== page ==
If the Yankees missed out on baseball’s next wunderkind, they have the international signing rules to blame.
The Yankees were set to sign Wander Franco, one of baseball’s top prospects, out of Latin America for $6 million, ESPN’s Jeff Passan wrote in a long feature detailing Franco’s rise. However, that plan was scuttled by the 2016 collective bargaining agreement, which capped international spending and allowed the Rays to sign Franco with the largest bonus in the class.
A shortstop, Franco is just 18, but draws breathtaking comparisons in the story.
“I saw Vladimir Guererro,” Rei Ruiz, Franco’s manager at Single-A Bowling Green said. “He had the same confidence, the same presence. But I think Wander is better.”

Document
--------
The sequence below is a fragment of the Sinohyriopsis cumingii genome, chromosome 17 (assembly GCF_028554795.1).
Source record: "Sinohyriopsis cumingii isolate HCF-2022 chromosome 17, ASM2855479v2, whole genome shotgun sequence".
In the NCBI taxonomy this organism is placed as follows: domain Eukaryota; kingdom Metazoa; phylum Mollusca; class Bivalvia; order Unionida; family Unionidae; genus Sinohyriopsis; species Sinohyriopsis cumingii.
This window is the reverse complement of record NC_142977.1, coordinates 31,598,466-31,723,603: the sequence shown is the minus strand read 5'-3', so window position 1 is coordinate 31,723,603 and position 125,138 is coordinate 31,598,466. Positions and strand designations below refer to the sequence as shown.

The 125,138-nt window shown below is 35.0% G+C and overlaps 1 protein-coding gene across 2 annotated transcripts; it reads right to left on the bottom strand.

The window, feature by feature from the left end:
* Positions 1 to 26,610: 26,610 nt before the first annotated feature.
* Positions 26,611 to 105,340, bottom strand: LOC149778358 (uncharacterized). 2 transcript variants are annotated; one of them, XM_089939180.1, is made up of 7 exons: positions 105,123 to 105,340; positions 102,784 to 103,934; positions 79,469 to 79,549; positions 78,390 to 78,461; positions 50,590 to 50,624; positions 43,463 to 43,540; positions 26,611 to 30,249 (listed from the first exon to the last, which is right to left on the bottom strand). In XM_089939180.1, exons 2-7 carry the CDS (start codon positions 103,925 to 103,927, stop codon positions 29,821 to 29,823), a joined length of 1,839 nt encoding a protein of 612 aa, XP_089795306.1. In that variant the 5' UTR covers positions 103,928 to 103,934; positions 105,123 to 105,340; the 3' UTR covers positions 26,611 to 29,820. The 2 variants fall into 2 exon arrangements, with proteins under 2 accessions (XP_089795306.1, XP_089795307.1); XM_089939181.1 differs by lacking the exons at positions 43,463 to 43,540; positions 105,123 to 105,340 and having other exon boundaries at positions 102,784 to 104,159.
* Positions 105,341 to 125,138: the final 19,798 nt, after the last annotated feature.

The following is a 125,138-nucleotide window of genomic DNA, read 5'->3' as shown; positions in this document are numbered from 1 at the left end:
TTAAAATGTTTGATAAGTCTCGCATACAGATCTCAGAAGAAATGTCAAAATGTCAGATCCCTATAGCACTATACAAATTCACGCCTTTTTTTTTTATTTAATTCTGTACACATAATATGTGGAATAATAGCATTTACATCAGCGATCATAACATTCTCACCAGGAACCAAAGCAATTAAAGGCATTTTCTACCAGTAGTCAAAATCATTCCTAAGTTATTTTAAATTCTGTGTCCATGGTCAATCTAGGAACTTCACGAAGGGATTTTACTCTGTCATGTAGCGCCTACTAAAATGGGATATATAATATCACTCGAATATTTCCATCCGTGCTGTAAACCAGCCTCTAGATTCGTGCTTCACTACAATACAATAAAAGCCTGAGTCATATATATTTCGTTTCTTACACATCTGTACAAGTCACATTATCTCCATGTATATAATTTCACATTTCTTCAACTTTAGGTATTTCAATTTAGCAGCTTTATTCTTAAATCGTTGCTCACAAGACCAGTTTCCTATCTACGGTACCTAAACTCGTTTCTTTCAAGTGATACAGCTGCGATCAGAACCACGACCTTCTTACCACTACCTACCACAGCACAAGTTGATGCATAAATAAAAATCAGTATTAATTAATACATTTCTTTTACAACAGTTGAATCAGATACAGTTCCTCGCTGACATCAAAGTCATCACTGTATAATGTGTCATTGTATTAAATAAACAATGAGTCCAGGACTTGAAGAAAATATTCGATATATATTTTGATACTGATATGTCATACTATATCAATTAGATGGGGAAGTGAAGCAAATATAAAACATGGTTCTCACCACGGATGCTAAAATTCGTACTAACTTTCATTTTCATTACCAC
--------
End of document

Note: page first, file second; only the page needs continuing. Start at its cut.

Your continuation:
Franco is currently slashing .322/.389/.517 in the Midwest League, and his approach at the plate seems to be at a Major League level.
“He’s human, but sometimes it’s tough to tell,” Mitch Lukevics, the Rays farm director, told ESPN.
That level of belief is expressed widely — even when Franco was 10, a baseball academy for teens in the Dominican Republic reportedly wanted to take him.
“I’ve got the tools to be a superstar,” Franco said. “I want to be in the Hall of Fame.”
If he gets there, the Yankees will be cursing their luck.
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